Alcohol consumption is at its lowest level since the 1960s, yet major health and social consequences are high. Policy interventions are unpopular, and striking the right balance is complicated, Michael Livingston writes.
The statistics are repeated so often as to be almost meaningless – more than 5,500 deaths in Australia each year are attributed to alcohol consumption, along with more than 150,000 hospital admissions.
Heavy alcohol consumption is involved in a significant proportion of assaults and family violence; it contributes to workplace absenteeism and to more than one-quarter of traffic deaths nationwide. There is a perception that these are intractable problems, that Australia’s drinking culture is inherently problematic and that these harms are inevitable. However, this is clearly not the case.
Alcohol consumption in Australia has varied markedly historically, with per-capita consumption of pure alcohol peaking at around 13 litres in the late 1970s and dropping to a low of less than four litres in the 1930s. At the population level, drinking behaviour varies vastly, based on economic, social and policy factors.
Indeed, Australia is seemingly in the midst of such a change at the moment – per-capita alcohol consumption fell to 9.7 litres in 2014, its lowest point since the early 1960s. Drinking among young people, in particular, has fallen dramatically. The proportion of 14-17-year-olds who report any alcohol consumption has fallen from 67 per cent in 2001 to just 39 per cent in 2013, according to unpublished analyses of the National Drug Strategy Household Survey. The potential drivers of these changes are complex and varied, but they point towards potentially major improvements in public health as these young, light-drinking cohorts age.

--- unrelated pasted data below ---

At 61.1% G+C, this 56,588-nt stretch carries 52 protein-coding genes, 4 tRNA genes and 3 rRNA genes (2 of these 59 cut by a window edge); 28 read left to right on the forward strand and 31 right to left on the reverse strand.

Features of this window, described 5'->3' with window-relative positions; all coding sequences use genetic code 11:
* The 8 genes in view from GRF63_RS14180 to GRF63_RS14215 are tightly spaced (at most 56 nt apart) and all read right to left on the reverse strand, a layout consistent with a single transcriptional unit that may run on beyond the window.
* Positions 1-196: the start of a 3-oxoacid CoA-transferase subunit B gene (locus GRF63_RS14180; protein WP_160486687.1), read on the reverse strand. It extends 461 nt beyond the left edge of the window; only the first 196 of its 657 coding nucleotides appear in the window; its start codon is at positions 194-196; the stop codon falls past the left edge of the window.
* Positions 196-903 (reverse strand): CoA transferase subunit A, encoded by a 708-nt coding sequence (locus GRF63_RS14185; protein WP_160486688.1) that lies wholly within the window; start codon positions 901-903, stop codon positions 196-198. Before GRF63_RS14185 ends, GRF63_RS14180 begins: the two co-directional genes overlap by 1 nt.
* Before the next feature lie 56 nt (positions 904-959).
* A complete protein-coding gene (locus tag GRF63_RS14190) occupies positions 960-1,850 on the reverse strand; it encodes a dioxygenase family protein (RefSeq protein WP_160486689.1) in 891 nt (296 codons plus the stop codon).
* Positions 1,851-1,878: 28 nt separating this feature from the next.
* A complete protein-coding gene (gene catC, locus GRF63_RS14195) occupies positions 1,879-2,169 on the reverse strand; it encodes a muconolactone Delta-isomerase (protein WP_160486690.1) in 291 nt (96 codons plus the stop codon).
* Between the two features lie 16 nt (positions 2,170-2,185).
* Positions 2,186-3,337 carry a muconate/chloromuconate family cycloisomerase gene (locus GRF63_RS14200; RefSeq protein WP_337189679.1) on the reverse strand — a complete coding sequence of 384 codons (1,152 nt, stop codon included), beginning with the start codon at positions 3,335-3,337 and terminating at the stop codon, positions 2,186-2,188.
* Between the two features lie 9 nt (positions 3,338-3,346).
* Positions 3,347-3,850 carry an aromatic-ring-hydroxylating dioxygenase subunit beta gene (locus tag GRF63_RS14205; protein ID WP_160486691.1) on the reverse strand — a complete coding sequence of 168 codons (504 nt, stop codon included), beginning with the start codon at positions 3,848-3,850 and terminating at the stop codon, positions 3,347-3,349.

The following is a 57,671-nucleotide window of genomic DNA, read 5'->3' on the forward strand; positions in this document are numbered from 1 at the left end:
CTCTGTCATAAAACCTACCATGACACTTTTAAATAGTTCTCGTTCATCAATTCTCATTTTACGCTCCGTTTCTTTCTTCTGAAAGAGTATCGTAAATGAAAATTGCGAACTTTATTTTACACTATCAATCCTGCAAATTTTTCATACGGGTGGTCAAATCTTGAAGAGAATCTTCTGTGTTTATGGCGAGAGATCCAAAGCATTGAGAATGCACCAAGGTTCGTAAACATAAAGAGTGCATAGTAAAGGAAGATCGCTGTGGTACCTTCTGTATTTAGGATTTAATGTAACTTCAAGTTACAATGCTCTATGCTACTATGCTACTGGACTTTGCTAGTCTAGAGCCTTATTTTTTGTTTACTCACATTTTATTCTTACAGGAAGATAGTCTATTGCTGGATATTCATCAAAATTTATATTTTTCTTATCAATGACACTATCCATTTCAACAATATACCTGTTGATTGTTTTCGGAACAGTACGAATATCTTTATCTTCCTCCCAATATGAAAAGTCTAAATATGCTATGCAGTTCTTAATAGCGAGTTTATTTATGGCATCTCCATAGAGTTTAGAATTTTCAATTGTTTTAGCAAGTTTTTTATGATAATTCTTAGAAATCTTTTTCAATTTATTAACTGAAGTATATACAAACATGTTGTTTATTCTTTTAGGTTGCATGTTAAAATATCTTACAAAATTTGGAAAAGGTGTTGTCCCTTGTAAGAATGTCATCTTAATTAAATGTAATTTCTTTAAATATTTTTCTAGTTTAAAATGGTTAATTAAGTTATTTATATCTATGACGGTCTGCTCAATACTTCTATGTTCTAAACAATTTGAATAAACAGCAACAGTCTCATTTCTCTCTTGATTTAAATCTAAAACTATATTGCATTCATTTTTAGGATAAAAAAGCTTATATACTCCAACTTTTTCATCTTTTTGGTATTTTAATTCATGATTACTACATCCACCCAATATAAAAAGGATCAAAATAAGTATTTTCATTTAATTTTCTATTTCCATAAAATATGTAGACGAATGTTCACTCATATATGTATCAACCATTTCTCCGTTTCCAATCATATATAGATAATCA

Unfortunately, though, alcohol consumption continues to contribute to major health and social problems in Australia. Indeed, there is some evidence that alcohol-related harm even among young people has not declined alongside the sharp falls in consumption. In spite of the growing concerns about methamphetamine, the available evidence suggests that alcohol remains the main drug-related driver of harm. For example, in metropolitan Melbourne in 2013/14, there were more than 12,000 alcohol-related ambulance attendances, compared to around 1,200 attendances related to methamphetamines.
Thus, while the broad trends are promising, alcohol-related harm remains a major challenge in Australia. Much of the public policy response has relied on public persuasion and education campaigns that have limited evidence of effectiveness. There is a vast amount of evidence of what kinds of alcohol policies are effective at reducing harm. Unfortunately, the effective policies are generally unpopular: increases in price, reductions in availability and restrictions on promotions.
This disconnect between effectiveness and popularity makes alcohol policy a particularly challenging arena. The recent implementation of restrictions on late-night trading in Sydney have been stunningly effective as public health measures, with reductions in assaults of between 20 per cent and 45 per cent.
However, the effect of these restrictions on business and on cultural and social practices has led to strong resistance from both industry and the broader public, raising the possibility that they will be weakened or removed. This balancing out of public health against other community values is a complex and political one that requires a broader community agreement.
These questions are made more complex against a backdrop of declining consumption – are restrictions required when drinking is dropping anyway? For example, some have argued that restrictions in Sydney were unnecessary given that assaults were already declining. From a public health perspective, it’s hard to argue with the additional drop in violence, but we do need to think about what our endgame looks like. How many alcohol-related deaths are acceptable? How many assaults? How do we weigh up restrictions or policies that negatively affect many people while reducing injuries and deaths among a smaller group?
As it stands, the harm rates remain so high that it’s hard to argue against the need for policy intervention to reduce the large numbers of deaths, injuries and illness associated with alcohol consumption in Australia. However, the dramatic recent declines in youth consumption and the ongoing political and social debates about the balance between public health and public liberty makes the alcohol policy space as complex as it’s ever been.